are the stars out tonight?

life and stuff

family lexicon

I was thinking about family, and, uh, the role of family in my life. I'm what americans would probably call a homebody. I like hanging out with my parents and my brother, I'll even put up with the occasional lunatic cousin. We're quite a close knit family, and this has given rise to a few idiosyncrasies. Most of which I didn?t notice until I went away to uni.

The one I really want to discuss (and I'm going to do this for a handful of posts, I think) is the family lexicon. This is a phrase I have unashamedly pinched from natalia ginzburg's lessico famigliare, which I read as part of my italian literature course all those years ago (I handed my essay about it in almost exactly three years ago. My tutor who translated the book, called it the things we used to say, which almost explains it.

What I'm talking about is the little collection of phrases and sayings that our family has accrued over the years. A lot of them are unique to our nuclear family, and I have never heard anyone else say (except those that my friends have picked up from me). I've heard a few from my extended family, and a few are in fairly common usage. I suppose all families do this, it's obviously not unique to ours. But I've obviously not been exposed to many other families in that way. These are mainly the sort of idiom you have to grow up with to really use.

Our family sayings have a wide provenance too: literature, film, really bad puns and things my brother and I said as children have all been subsumed into our family dialect. A lot of them, I have no idea where they came from, and I'm keen to find out.

I know this has been a bit pseudo-intellectual, but I promise the rest of the posts in the series will be less worthy. I think it should be quite good fun. The phrases are colourful and honestly a bit weird. I think you will enjoy them. And here's one to begin with:

"twist(ed) my arm and call(ed) me sailor." - I have literally no idea where this comes from, and google offers me nothing, the only thing I can think is that it might be something my nana would say, and could therefore be something from one of the wars. It's used when someone offers you something that you want, but you decline it first time, and then acquiesce. Ie:

"do you want another glass of wine?"
"ah, no I shouldn't,"
"go on,"
"oh alright, you've twisted my arm and called me sailor."


oh, and

i completely forgot that there's a new addition to my famous people i have served series, which has been on hiatus since last august.

#7 - joanna lumley. her granddaughter had a birthday in the cafe, which i duty managed. she had a latte. she has a very distinctive voice, i realised she had come in before i saw her because i could hear her speaking. she was very nice, and her granddaughters were adorable.

(previously in this series mark owen, martin freeman and mos def, adam cornish and toby young, and kelly osbourne)

blah blah blog

just because things have gone a bit quiet round here doesn't mean i've given up on blogging... i have big plans, it's just that none have them have come to fruition yet. i could really use some time off to, er, work on them... hmm, i wonder if i've got my priorities straight here.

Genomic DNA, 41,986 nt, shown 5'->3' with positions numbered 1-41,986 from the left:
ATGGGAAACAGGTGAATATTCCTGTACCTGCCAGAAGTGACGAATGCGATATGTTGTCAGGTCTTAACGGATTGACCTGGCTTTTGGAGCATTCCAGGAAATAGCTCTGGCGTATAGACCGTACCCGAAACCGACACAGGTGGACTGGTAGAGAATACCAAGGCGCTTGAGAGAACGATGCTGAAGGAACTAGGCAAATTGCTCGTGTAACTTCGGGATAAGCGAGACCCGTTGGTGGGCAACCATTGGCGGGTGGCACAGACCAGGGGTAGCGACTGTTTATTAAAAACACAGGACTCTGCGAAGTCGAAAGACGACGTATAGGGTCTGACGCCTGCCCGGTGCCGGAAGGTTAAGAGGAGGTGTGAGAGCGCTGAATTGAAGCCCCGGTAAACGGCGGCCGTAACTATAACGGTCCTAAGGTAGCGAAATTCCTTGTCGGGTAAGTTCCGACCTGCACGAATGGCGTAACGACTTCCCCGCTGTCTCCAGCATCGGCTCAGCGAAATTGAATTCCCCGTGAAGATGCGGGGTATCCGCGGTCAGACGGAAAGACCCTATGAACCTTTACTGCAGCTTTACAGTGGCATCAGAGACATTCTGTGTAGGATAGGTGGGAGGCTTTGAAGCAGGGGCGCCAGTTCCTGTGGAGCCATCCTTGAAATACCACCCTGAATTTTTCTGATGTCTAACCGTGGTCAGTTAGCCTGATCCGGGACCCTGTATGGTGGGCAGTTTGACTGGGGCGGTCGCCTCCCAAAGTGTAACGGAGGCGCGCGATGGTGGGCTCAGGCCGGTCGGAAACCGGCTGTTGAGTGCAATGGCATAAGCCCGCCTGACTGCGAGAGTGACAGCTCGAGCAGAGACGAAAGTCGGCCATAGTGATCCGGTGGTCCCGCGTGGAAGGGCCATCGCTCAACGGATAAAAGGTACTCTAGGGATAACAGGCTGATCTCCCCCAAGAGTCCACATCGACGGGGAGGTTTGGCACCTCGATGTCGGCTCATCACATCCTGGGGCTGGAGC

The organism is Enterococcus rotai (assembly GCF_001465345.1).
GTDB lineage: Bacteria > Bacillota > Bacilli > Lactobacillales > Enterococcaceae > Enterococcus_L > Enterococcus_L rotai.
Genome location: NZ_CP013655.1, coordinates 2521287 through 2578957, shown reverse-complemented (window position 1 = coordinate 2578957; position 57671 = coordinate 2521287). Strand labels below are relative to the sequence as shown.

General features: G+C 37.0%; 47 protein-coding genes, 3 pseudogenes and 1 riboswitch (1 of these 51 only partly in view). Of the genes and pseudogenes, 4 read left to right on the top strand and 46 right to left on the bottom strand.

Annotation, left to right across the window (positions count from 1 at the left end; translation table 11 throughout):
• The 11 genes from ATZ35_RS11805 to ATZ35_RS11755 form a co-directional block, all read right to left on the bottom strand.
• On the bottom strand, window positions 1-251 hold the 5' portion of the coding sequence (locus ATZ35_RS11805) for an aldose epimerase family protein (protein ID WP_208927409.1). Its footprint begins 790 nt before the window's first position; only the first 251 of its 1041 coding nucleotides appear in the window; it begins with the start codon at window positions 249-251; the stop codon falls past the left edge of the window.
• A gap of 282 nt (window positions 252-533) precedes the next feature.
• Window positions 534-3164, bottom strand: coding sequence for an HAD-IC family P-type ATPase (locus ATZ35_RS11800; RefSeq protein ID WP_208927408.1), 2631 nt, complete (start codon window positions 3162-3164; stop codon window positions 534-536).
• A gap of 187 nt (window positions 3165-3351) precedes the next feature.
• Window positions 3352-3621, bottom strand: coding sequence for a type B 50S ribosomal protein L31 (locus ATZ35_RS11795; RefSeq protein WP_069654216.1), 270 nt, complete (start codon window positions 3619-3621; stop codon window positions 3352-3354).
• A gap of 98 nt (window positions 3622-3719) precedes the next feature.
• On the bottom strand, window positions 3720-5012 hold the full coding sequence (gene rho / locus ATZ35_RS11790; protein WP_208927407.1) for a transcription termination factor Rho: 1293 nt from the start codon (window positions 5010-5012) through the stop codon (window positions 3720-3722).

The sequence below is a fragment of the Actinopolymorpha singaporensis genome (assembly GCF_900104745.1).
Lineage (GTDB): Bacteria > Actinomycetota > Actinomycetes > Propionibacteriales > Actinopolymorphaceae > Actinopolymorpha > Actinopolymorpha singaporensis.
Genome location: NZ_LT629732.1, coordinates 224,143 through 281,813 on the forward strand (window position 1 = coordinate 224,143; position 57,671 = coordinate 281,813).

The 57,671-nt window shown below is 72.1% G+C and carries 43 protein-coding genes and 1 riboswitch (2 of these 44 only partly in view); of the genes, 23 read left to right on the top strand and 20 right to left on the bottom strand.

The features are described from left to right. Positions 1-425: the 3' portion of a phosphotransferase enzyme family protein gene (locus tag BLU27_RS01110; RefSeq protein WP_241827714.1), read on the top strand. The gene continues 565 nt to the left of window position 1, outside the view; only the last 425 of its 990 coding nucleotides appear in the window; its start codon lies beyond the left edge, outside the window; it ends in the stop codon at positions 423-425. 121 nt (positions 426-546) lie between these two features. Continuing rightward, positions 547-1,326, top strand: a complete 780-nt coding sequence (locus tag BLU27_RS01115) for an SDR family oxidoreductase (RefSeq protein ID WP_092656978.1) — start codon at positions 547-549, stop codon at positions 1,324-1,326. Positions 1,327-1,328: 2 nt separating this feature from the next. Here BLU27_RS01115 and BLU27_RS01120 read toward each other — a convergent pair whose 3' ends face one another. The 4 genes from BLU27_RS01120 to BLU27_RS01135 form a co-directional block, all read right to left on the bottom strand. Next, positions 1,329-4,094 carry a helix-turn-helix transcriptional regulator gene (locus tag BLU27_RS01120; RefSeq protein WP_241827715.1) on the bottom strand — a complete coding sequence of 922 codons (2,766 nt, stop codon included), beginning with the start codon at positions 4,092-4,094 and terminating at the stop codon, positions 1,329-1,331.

anyway, i'm still thinking about blogging, even when i'm not actually doing it. on tuesday, i went to the londonist's blogging demystified event. it's pretty obvious that i don't need blogging to be demystified for my benefit, but i was curious nonetheless. and in fact, it seemed pretty obvious to me that no one at the event was in any way mystified by blogging. which was lucky because the event didn't shed a huge amount of light on this not hugely clandestine activity.

annie mole talked about reasons you might want to start a blog - money and fame being two of the answers she gave. of course, she allowed that most bloggers achieve neither from their blogs, and that actually one of the main benefits bloggers will get is that their writing style may improve.

tom reynolds gave an interesting talk about blogging as a way of forging an identity for yourself online. particularly interesting to me was the fact that both he and annie use assumed names on their weblogs (as do i, of course), but were happy to appear in public as bloggers, unlike the infamous belle de jour. it did make me reflect on why, exactly, after three and half years(!), i still blog.

lastly, the girls who run inky circus spoke about blogging collaboratively, and the pitfalls of blogging when writing is your job.

it was a really interesting event, and i will keep an eye out for similar things, as i did enjoy it (even if it wasn't really news to me).

afterwards, i went to see the duloks, and they were ace.

edited 13-4-06, because i hadn't actually posted this, so here's some extra info
you can see some photos here, tom reynolds' account here, the londonist's here, and a very short bit from annie mole here - now you can pretend you were there too!